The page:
Quadrant follows the fashion of much of the rest of the right in Australia in making war on science. It has promoted Creationism, HIV/AIDS denial, the DDT ban myth and, of course, global warming denial. But ever since new editor Keith Windschuttle took over earlier this year, Quadrant has cranked the attacks on climate science up to 11. Harry Clarke reports:
Recent issues of Quadrant contain a number of ‘denialist’ views on climate change issues that will leave those concerned with the implications of climate change troubled. Quadrant could analogously act as an outlet for the flat earth society and the outcome of supporting such a similar sustained attack on scientific logic would make no more sense than supporting climate change denialists without offering anything in the way of the majority accepted-science contrary view.
The most recent article by Bob Carter follows efforts by Ray Evans (here and here) and papers by Ian McFadyen (here) and William Kininmonth (here). All are attempts to debunk the global warming hypothesis as phoney science. None of the Quadrant contributions provide a mainstream contribution to recent climate change debates and indeed the minority views of these denialists are not set in the context of the broader debate.
Clarke explains what is wrong with the articles, as does Robert Merkel. I already did the Kininmonth piece, while Gary Sauer-Thompson addressed the very silly article from Ian McFadyen. (McFadyen reckons that climate science is a religion. No, really.)
That’s not the half of it. Clarke listed five articles, but there were two more (not on line) in March and June by Ray Evans (yet again) and Sev Sternhell respectively. And it seems that the latest fad at Quadrant is to include ritual denunciations of mainstream climate science in articles about other things. For instance, Michael Warby’s pompous book review of Liberal Fascism:
That the overlap between the modern progressivist Left and fascism has increased is true: anti-globalisation, identity politics and deep green environmentalism are all forms of anti-Enlightenment romanticism, as is much anti-commercialism. Adding to the overlap is hostility to a Jewish entity (Israel). Their self-righteous parading of morally heroic purposes has affinities with the Will glorification of Fascism. There is much of Gleichschaltung in the progressivist Left’s constant treatment of dissent against its premises as malignancy, including rednecks-have-no-speech-rights jurisprudence. Particularly in the global warming panic, with the patent desire to forge a Volksgemeinschaft from decarbonisation.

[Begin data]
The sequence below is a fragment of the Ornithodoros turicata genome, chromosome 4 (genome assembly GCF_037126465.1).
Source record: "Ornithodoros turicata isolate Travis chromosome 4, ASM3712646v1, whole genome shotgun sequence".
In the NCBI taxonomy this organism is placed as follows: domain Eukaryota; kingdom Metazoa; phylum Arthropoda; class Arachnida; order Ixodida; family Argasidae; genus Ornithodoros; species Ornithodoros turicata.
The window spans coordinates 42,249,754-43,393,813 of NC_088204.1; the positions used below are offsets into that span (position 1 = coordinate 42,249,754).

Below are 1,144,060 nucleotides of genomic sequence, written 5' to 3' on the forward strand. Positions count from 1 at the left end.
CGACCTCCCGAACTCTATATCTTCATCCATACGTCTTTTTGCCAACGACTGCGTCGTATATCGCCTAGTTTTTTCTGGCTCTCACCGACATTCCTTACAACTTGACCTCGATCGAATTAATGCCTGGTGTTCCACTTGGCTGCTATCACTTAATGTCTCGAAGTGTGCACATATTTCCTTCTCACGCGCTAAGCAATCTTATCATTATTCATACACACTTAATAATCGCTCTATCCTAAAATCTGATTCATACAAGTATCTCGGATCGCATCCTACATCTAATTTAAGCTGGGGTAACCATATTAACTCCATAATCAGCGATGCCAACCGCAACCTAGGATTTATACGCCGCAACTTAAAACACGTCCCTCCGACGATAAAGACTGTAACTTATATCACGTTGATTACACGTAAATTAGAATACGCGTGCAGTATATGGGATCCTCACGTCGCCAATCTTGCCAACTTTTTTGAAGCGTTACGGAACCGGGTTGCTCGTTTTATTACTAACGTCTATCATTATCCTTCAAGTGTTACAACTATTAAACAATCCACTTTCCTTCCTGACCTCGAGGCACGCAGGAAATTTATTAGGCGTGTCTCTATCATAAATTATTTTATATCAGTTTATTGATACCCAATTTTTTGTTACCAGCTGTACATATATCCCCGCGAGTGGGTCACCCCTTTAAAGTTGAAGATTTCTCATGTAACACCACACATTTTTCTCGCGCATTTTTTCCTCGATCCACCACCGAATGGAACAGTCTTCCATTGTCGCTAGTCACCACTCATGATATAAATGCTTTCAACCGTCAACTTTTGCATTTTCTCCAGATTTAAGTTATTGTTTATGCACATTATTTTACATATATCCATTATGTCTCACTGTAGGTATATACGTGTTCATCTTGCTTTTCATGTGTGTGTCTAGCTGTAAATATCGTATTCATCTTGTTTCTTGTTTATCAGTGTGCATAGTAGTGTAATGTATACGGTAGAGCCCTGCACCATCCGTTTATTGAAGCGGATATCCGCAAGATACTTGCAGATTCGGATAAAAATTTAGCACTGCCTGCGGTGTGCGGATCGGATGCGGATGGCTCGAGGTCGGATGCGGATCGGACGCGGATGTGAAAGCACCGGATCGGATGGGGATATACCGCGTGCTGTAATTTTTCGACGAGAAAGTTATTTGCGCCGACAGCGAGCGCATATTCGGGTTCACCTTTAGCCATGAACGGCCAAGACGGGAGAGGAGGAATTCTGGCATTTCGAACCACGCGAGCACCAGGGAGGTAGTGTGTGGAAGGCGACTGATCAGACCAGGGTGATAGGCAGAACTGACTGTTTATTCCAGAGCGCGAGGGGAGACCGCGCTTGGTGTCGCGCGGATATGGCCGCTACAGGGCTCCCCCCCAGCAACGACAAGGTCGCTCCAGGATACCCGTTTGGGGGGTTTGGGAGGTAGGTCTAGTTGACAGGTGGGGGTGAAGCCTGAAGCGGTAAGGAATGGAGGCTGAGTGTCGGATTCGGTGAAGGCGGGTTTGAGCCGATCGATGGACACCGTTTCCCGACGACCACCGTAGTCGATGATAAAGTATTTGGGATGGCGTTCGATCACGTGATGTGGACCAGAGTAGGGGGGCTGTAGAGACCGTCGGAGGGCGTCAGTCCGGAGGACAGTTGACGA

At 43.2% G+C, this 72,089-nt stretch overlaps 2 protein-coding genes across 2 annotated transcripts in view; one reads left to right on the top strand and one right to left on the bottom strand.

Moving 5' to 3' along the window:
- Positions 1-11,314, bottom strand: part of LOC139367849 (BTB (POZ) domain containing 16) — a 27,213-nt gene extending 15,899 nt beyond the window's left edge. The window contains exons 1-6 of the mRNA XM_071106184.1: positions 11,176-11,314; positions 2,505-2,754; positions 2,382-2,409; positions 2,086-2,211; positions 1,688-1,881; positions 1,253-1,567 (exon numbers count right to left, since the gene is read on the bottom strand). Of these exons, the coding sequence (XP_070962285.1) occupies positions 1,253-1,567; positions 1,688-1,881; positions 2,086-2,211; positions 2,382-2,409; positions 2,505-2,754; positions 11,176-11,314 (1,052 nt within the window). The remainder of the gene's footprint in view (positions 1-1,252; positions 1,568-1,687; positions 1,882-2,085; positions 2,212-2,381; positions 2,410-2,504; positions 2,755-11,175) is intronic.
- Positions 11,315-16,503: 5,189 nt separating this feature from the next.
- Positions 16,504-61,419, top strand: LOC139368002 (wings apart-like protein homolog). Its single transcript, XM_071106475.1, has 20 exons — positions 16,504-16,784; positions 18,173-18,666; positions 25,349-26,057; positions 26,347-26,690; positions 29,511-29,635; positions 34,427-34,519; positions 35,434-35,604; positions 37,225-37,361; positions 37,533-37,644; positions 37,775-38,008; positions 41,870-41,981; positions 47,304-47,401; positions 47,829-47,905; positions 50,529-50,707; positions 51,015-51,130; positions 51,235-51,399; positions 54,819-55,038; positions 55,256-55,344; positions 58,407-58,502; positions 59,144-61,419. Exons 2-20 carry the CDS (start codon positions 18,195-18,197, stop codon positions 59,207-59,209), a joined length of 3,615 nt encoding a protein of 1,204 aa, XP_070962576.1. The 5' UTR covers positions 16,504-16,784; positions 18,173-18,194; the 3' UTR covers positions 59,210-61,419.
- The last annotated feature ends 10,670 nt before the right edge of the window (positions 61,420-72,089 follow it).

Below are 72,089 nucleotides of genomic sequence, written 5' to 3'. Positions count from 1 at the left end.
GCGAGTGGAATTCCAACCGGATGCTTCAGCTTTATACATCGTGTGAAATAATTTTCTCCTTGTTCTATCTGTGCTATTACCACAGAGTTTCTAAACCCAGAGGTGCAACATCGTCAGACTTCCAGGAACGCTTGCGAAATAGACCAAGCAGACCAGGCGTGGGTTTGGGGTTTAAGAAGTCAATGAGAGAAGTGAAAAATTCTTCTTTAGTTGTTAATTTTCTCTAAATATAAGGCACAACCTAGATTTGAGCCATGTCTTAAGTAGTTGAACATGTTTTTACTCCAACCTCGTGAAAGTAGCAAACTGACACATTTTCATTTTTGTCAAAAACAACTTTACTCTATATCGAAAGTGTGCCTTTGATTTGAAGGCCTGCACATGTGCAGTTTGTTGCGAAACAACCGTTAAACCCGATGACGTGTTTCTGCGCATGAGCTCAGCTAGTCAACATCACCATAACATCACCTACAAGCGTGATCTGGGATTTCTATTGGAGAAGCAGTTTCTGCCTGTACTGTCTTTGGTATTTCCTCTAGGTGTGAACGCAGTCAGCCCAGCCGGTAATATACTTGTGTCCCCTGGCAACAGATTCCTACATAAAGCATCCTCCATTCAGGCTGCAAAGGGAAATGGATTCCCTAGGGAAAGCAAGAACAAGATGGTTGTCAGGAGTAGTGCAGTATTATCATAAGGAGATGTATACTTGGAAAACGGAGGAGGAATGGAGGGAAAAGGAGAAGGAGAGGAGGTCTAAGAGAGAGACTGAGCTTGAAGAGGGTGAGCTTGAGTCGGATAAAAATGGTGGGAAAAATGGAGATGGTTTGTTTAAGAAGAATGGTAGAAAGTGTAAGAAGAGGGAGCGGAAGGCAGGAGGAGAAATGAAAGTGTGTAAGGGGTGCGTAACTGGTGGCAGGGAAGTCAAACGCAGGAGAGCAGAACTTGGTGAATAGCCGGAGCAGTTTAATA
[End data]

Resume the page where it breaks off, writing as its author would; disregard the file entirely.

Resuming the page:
Kevin Donnelley on education policy (Quadrant June 2008):
It should also be noted that many non-government schools have long since adopted some of the more fashionable excesses of the PC movement, including “sorry days”, affirmative action for women and programs related to environmental awareness and the supposed dangers of global warming.
A play review by Michael Connor:
Yet Williamson’s leftism has changed since the 1960s, for he has joined the climate change cult. He lashes Andrew Bolt not just for criticising a play by Hannie Rayson, in which a Peter Costello-based character kills a refugee, but also because he is “the last writer in the world to deny that global warming is a reality”. Wrong again. The climatology zealotry (though he does not seem to realise that the words of the hymn have changed, it’s no longer “global warming” but “climate change”) is linked to old-fashioned anti-capitalism.
A grumpy old man shtick by Michael Galak:
I still do not like Lenin. I still don’t like komsomoltsy, red or green, who peddle ideological crap and expect me to burn with enthusiasm when I hear it.
Keith Windschuttle himself does at least address the science, even though he gets it wrong:
The sea level rises predicted by Gore and Manne depend upon the great ice sheets of Antarctica and Greenland suddenly disappearing, a scenario deriving more from Hollywood than science. Even the doomsters on the UN IPCC scientific panel observe comparatively tiny sea level rises.
Global mean sea level has been rising. From 1961 to 2003 the average rate of sea level rise was 1.8 mm plus or minus 0.5 mm per year. For the twentieth century the average rate was 1.7 mm plus or minus 0.5 mm per year … For the period 1993 to 2003, for which the observing system was much better, the contributions from thermal expansion (1.6 mm plus or minus 0.5 mm per year) and loss of mass from glaciers, ice caps and the Greenland and Antarctic ice sheets together give 2.8 mm plus or minus 0.7 mm per year.
— UN Intergovernmental Panel on Climate Change, Fourth Report, 2007, Chapter Five, ‘Oceanic Climate Change and Sea Level’, p 387
Hence, if the IPCC’s worst-case observations remain the same, by 2095 world sea level will have risen by between 18.3 cm and 30.4 cm. At this rate, it will take between 1741 years and 2902 years for the sea to rise 20 feet.
But the IPCC thinks that sea-level rise may well accelerate. It is misleading to describe the current rate as a “worst-case”.